Star Trails at The Gauldrons
I captured some Star Trails at The Gauldrons last night after seen that there was a chance of some Aurora activity.
I noticed that Aurora Service were giving a KP rating of 5 (G1) which is enough to get me out. I had noticed that some people in Ireland were getting Aurora so that was me convinced to get dressed and head out.
Composition In The Dark
I headed out about 22:30 and had a little bit to walk to get to where I wanted. Head torch on and scouting for a decent composition in the dark is not as easy as I had imagined.
I walked the whole length of the shore but ended up heading back about halfway to a rock formation that I noticed on the way passed.
I liked the rock pools that were there and decided these would be my foreground and hopefully they would catch the reflection of the stars in them.
I started to setup, now I have to admit that Ian pretty lazy when it comes to working my tripod, I hate adjusting it, but last night wad good practise for me as I had to spend some time getting the tripod setup properly to get the foreground I wanted.
And this is where it didn’t go quite as I would have liked. As you will see below I wanted a particular rock pool as my foreground, so to get this the tripod was balance across another rock pool with the back leg in the pool.
At this point, I wasn’t to bothered about the sky as I had enough in the frame for the Aurora.
So, I was setup and ready to rock!!! Sorry, I had to. Anyway, I sat, waiting for the glow in the sky to begin and taking test shots to see if there was any sign of the Aurora…zilch, nothing.
So, I sat waiting a bit longer until my patience broke, roughly 2 minutes later 🙂
I took my phone out to check the Glendale App for any sighting, and guess what…no bloody phone signal, typical. Up yours 3, I am going elsewhere when my contract is up.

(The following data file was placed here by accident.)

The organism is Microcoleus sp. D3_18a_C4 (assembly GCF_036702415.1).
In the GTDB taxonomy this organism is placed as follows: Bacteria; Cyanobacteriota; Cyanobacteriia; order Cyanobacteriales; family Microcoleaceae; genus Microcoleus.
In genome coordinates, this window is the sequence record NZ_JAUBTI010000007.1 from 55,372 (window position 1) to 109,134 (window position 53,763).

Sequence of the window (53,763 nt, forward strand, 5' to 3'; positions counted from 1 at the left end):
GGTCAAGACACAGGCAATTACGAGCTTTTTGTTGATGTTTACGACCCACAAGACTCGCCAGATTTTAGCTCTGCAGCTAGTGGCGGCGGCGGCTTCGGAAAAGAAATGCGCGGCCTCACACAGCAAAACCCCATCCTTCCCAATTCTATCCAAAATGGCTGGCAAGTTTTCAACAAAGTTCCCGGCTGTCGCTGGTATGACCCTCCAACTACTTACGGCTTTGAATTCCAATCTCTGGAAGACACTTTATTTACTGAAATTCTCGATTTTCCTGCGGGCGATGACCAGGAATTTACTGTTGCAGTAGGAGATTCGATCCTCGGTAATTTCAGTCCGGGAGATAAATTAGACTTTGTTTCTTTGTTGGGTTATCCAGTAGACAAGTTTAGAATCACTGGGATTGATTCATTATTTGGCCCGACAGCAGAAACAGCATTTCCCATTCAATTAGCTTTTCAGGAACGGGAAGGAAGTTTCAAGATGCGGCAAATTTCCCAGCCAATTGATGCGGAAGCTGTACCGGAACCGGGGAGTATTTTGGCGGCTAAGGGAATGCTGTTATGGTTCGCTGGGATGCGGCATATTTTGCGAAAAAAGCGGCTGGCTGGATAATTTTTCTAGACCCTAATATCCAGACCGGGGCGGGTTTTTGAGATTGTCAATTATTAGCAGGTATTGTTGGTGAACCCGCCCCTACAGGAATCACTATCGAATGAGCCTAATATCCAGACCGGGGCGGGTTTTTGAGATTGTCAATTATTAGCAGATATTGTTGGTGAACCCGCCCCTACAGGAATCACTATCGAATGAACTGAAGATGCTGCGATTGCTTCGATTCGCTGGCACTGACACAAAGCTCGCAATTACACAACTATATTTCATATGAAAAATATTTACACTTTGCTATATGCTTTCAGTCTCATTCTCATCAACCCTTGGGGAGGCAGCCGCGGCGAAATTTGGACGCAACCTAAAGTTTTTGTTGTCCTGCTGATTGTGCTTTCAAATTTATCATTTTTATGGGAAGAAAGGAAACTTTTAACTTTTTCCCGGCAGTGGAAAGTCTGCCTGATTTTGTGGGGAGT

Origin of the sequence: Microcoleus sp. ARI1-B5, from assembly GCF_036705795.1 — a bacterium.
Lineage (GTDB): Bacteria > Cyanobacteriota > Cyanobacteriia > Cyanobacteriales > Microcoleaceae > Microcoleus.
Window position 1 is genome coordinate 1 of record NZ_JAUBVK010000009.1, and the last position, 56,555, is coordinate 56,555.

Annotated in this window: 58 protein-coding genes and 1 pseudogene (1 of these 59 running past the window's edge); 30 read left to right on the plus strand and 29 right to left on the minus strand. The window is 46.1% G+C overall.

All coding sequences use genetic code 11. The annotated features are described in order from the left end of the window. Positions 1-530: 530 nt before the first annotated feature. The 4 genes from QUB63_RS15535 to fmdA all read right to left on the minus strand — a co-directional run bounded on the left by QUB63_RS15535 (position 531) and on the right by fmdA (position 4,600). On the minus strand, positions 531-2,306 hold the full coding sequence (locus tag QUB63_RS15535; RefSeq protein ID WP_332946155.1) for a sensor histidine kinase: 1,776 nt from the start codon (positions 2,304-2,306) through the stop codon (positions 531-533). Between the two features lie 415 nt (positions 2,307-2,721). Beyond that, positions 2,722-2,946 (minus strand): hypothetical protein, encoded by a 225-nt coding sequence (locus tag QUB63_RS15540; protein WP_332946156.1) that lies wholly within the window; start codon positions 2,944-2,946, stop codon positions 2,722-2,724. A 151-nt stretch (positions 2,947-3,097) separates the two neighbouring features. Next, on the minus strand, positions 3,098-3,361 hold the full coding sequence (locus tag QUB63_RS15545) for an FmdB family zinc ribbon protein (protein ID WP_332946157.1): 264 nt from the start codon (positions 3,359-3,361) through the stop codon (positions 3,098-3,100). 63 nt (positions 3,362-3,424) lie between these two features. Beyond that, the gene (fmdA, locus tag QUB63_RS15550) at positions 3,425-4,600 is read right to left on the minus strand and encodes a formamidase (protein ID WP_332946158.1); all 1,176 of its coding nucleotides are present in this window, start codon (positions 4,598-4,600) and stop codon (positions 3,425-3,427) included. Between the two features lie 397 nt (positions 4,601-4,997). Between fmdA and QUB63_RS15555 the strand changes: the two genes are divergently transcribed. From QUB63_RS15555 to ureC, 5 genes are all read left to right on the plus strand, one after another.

At this point I thought I’d rather be back home in my bed.
I walked about the shore a bit waiting for any signs of the Aurora and checking my phone for a signal, and I did get 1 bar, 4g also may I add. At this point I immediately stood still trying to keep my phone in the exact same position so I never lost that 1 bar to check the app again.
It was giving a substorm in progress with lots of people seeing the Aurora to the West and South of me, but yet still nothing for me.
After some more waiting I decided stuff this. I’m going to do some star trails. I haven’t done too many star trail photography so it was good a time as any to give it another go.
I kept the same composition but pointed the camera as high as I could to get in Polaris, which in the current location didn’t work, due to the rather awkward setup I had.
I will add that I was using my pano – tilt head last night, this was my first night outing with it and it will be my last as it does not tilt far enough for my liking, especially for star trails, it would do shooting Portrait orientation or doing a vertorama image, but for a single landscape image, it was no use.
First image below:
Shot at ISO 3200, 120 Seconds, f2.8. 10 images stacked.
After seeing the images I decided to re-compose as I was just missing Polaris. I only moved about 10 feet to the right to get my next image:
I was much happier with this image as I was able to get Polaris into the frame. Although I had my doubts it would work as the tide was coming up over the tripod legs which could have caused problems, however I had pushed the tripod right into the sand to keep it as stable as possible and give me a bit more of a tilt.
Shot at ISO 6400, F2.8, 60 seconds. 20 images stacked in Star Stax.
After doing the star trails and no sign of any Aurora activity I decided to head home.
Initially I was disappointed I never captured any Aurora but I was glad to get some star trail photography practise in.
As with all practise it’s good to do and I did take away some learning points from this outing, mainly to change my tripod head.